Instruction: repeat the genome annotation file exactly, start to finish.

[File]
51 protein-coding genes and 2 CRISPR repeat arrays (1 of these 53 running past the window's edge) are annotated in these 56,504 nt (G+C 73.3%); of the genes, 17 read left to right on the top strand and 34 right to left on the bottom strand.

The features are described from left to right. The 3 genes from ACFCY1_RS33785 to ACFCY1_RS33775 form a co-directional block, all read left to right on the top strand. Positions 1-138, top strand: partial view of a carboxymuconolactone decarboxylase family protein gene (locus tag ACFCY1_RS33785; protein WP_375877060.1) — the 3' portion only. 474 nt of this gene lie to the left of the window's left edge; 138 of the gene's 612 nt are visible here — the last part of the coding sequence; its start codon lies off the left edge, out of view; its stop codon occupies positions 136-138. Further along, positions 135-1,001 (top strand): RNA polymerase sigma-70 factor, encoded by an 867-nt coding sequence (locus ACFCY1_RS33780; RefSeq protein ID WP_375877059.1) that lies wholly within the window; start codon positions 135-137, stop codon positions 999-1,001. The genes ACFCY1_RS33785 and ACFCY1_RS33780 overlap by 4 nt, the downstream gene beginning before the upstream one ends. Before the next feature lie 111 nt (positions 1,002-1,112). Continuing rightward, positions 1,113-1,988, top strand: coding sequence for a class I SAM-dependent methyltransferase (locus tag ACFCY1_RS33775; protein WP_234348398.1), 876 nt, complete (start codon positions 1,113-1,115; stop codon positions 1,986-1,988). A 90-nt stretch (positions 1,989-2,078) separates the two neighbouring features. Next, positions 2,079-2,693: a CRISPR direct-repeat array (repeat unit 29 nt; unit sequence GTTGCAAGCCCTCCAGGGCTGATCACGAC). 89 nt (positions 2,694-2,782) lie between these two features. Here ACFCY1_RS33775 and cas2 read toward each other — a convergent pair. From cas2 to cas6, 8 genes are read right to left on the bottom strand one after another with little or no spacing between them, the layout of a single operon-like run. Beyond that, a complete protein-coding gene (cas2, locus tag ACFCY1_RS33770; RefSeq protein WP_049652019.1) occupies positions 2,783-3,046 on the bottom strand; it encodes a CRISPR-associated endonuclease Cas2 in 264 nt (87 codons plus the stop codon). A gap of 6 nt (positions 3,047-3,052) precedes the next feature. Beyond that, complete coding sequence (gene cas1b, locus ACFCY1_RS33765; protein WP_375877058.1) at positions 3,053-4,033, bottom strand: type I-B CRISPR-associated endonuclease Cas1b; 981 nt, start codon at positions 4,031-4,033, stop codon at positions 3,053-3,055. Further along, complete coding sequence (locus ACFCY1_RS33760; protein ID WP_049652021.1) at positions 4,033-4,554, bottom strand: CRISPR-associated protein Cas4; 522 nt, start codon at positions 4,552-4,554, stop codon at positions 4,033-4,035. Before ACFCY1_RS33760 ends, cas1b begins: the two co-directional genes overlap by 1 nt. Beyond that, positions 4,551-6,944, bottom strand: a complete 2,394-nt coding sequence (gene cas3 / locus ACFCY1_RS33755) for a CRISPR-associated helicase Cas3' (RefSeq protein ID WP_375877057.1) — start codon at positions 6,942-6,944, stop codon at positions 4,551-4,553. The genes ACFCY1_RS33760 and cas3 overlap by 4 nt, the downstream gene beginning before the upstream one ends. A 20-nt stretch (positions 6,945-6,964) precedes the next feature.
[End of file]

51 protein-coding genes and 2 CRISPR repeat arrays (1 of these 53 running past the window's edge) are annotated in these 56,504 nt (G+C 73.3%); of the genes, 17 read left to right on the top strand and 34 right to left on the bottom strand.

The features are described from left to right. The 3 genes from ACFCY1_RS33785 to ACFCY1_RS33775 form a co-directional block, all read left to right on the top strand. Positions 1-138, top strand: partial view of a carboxymuconolactone decarboxylase family protein gene (locus tag ACFCY1_RS33785; protein WP_375877060.1) — the 3' portion only. 474 nt of this gene lie to the left of the window's left edge; 138 of the gene's 612 nt are visible here — the last part of the coding sequence; its start codon lies off the left edge, out of view; its stop codon occupies positions 136-138. Further along, positions 135-1,001 (top strand): RNA polymerase sigma-70 factor, encoded by an 867-nt coding sequence (locus ACFCY1_RS33780; RefSeq protein ID WP_375877059.1) that lies wholly within the window; start codon positions 135-137, stop codon positions 999-1,001. The genes ACFCY1_RS33785 and ACFCY1_RS33780 overlap by 4 nt, the downstream gene beginning before the upstream one ends. Before the next feature lie 111 nt (positions 1,002-1,112). Continuing rightward, positions 1,113-1,988, top strand: coding sequence for a class I SAM-dependent methyltransferase (locus tag ACFCY1_RS33775; protein WP_234348398.1), 876 nt, complete (start codon positions 1,113-1,115; stop codon positions 1,986-1,988). A 90-nt stretch (positions 1,989-2,078) separates the two neighbouring features. Next, positions 2,079-2,693: a CRISPR direct-repeat array (repeat unit 29 nt; unit sequence GTTGCAAGCCCTCCAGGGCTGATCACGAC). 89 nt (positions 2,694-2,782) lie between these two features. Here ACFCY1_RS33775 and cas2 read toward each other — a convergent pair. From cas2 to cas6, 8 genes are read right to left on the bottom strand one after another with little or no spacing between them, the layout of a single operon-like run. Beyond that, a complete protein-coding gene (cas2, locus tag ACFCY1_RS33770; RefSeq protein WP_049652019.1) occupies positions 2,783-3,046 on the bottom strand; it encodes a CRISPR-associated endonuclease Cas2 in 264 nt (87 codons plus the stop codon). A gap of 6 nt (positions 3,047-3,052) precedes the next feature. Beyond that, complete coding sequence (gene cas1b, locus ACFCY1_RS33765; protein WP_375877058.1) at positions 3,053-4,033, bottom strand: type I-B CRISPR-associated endonuclease Cas1b; 981 nt, start codon at positions 4,031-4,033, stop codon at positions 3,053-3,055. Further along, complete coding sequence (locus ACFCY1_RS33760; protein ID WP_049652021.1) at positions 4,033-4,554, bottom strand: CRISPR-associated protein Cas4; 522 nt, start codon at positions 4,552-4,554, stop codon at positions 4,033-4,035. Before ACFCY1_RS33760 ends, cas1b begins: the two co-directional genes overlap by 1 nt. Beyond that, positions 4,551-6,944, bottom strand: a complete 2,394-nt coding sequence (gene cas3 / locus ACFCY1_RS33755) for a CRISPR-associated helicase Cas3' (RefSeq protein ID WP_375877057.1) — start codon at positions 6,942-6,944, stop codon at positions 4,551-4,553. The genes ACFCY1_RS33760 and cas3 overlap by 4 nt, the downstream gene beginning before the upstream one ends. A 20-nt stretch (positions 6,945-6,964) precedes the next feature.